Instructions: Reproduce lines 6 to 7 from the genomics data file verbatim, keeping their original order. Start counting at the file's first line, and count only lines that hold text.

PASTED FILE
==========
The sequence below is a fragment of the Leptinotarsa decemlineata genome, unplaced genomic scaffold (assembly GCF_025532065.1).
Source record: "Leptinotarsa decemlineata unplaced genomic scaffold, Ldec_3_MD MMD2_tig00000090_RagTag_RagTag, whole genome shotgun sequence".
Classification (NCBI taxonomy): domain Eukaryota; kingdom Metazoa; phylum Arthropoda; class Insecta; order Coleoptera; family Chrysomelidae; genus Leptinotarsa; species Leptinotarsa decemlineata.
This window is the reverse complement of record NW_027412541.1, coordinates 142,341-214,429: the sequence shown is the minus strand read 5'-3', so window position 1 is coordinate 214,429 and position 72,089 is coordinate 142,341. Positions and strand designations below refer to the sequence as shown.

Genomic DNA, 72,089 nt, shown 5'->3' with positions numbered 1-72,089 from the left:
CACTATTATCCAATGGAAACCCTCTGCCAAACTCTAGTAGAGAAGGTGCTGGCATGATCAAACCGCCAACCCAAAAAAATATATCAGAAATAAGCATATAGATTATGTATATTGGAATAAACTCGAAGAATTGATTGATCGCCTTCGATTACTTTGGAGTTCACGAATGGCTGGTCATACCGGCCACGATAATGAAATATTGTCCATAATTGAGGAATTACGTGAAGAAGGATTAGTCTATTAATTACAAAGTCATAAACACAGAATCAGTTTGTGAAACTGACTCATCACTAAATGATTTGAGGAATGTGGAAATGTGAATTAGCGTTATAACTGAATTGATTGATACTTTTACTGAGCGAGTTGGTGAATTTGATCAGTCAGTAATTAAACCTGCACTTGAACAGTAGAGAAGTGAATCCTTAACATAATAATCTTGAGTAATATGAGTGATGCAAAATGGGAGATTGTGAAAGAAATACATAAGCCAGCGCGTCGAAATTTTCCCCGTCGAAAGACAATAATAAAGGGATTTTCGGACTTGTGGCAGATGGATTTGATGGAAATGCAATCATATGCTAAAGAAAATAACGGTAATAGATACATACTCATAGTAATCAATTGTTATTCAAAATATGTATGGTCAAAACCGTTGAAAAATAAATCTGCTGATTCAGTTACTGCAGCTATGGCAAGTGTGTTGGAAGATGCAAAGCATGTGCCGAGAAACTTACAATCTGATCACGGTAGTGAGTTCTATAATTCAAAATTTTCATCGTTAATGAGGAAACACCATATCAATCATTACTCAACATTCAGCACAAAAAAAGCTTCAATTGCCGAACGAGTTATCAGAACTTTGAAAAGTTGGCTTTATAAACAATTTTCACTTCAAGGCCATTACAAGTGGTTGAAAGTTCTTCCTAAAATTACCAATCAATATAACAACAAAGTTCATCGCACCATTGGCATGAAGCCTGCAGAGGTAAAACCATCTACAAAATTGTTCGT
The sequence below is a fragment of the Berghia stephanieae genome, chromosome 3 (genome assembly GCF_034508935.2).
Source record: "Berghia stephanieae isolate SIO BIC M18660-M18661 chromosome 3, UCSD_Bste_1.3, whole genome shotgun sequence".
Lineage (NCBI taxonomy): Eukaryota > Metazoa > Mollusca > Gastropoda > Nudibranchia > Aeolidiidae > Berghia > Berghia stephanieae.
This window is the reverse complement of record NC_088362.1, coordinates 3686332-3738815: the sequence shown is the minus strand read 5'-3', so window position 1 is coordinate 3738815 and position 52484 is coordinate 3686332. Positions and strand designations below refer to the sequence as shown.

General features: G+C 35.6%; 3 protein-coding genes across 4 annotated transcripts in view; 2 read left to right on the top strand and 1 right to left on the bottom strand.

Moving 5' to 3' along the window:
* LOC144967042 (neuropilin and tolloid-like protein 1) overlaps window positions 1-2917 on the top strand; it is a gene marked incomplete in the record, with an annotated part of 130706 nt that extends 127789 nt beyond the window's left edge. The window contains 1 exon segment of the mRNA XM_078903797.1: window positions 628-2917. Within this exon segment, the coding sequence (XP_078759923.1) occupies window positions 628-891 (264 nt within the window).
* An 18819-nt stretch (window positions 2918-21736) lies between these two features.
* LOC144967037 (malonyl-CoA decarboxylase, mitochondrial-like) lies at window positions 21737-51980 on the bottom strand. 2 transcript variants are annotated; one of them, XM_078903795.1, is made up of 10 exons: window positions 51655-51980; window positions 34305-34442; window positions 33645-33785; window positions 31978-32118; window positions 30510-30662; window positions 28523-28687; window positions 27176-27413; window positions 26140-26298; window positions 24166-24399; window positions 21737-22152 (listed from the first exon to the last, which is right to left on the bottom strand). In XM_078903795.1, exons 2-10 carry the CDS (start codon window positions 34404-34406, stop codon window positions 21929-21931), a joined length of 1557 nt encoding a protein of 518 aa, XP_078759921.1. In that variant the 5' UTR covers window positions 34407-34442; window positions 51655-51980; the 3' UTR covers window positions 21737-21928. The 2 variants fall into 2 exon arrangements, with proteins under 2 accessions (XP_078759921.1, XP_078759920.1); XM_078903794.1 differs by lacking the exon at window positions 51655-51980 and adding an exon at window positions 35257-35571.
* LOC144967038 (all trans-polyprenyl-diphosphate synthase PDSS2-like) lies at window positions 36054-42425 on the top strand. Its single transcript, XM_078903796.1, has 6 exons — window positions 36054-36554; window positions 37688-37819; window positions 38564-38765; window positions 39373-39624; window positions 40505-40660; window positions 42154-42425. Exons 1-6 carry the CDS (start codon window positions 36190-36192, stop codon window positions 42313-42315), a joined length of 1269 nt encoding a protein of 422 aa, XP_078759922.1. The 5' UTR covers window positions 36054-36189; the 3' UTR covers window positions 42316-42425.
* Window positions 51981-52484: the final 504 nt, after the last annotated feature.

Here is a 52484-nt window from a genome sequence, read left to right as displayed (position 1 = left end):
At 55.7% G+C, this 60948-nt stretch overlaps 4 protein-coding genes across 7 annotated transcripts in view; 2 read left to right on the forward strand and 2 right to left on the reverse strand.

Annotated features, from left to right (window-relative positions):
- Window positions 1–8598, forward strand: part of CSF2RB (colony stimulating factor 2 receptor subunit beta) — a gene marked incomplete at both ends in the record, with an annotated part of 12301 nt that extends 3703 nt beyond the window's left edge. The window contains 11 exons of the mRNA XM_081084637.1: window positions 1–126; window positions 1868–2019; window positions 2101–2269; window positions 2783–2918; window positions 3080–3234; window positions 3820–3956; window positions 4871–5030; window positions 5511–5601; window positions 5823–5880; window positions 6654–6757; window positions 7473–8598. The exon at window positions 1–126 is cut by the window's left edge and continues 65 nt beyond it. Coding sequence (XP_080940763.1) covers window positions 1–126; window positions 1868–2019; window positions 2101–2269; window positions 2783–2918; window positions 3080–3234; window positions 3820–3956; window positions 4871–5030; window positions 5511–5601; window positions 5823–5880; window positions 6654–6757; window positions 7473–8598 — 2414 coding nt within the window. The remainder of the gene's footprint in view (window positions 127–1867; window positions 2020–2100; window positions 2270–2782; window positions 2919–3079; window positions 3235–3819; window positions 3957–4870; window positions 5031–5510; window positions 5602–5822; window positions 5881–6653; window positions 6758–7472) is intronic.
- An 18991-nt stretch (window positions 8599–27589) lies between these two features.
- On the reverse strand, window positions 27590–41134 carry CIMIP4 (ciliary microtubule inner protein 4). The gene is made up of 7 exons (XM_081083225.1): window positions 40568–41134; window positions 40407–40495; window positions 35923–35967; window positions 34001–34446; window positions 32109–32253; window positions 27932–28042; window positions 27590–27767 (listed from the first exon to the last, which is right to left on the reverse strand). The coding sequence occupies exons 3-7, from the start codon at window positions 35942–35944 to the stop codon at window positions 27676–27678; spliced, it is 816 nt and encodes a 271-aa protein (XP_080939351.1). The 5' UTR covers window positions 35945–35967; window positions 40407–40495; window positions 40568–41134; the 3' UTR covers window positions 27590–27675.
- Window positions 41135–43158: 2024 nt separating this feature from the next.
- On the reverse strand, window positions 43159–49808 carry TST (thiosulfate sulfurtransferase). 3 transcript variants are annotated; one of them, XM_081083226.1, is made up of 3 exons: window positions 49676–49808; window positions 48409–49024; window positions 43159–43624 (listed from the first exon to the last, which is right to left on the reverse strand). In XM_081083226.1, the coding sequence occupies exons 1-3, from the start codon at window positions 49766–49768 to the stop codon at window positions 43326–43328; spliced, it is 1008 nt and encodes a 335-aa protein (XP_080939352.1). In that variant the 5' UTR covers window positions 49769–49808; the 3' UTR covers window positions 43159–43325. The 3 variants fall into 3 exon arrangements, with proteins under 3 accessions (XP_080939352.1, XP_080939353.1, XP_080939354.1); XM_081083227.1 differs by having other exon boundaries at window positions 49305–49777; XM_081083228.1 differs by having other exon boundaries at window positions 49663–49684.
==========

CACTATTATCCAATGGAAACCCTCTGCCAAACTCTAGTAGAGAAGGTGCTGGCATGATCAAACCGCCAACCCAAAAAAATATATCAGAAATAAGCATATAGATTATGTATATTGGAATAAACTCGAAGAATTGATTGATCGCCTTCGATTACTTTGGAGTTCACGAATGGCTGGTCATACCGGCCACGATAATGAAATATTGTCCATAATTGAGGAATTACGTGAAGAAGGATTAGTCTATTAATTACAAAGTCATAAACACAGAATCAGTTTGTGAAACTGACTCATCACTAAATGATTTGAGGAATGTGGAAATGTGAATTAGCGTTATAACTGAATTGATTGATACTTTTACTGAGCGAGTTGGTGAATTTGATCAGTCAGTAATTAAACCTGCACTTGAACAGTAGAGAAGTGAATCCTTAACATAATAATCTTGAGTAATATGAGTGATGCAAAATGGGAGATTGTGAAAGAAATACATAAGCCAGCGCGTCGAAATTTTCCCCGTCGAAAGACAATAATAAAGGGATTTTCGGACTTGTGGCAGATGGATTTGATGGAAATGCAATCATATGCTAAAGAAAATAACGGTAATAGATACATACTCATAGTAATCAATTGTTATTCAAAATATGTATGGTCAAAACCGTTGAAAAATAAATCTGCTGATTCAGTTACTGCAGCTATGGCAAGTGTGTTGGAAGATGCAAAGCATGTGCCGAGAAACTTACAATCTGATCACGGTAGTGAGTTCTATAATTCAAAATTTTCATCGTTAATGAGGAAACACCATATCAATCATTACTCAACATTCAGCACAAAAAAAGCTTCAATTGCCGAACGAGTTATCAGAACTTTGAAAAGTTGGCTTTATAAACAATTTTCACTTCAAGGCCATTACAAGTGGTTGAAAGTTCTTCCTAAAATTACCAATCAATATAACAACAAAGTTCATCGCACCATTGGCATGAAGCCTGCAGAGGTAAAACCATCTACAAAATTGTTCGT
The sequence below is a fragment of the Berghia stephanieae genome, chromosome 3 (genome assembly GCF_034508935.2).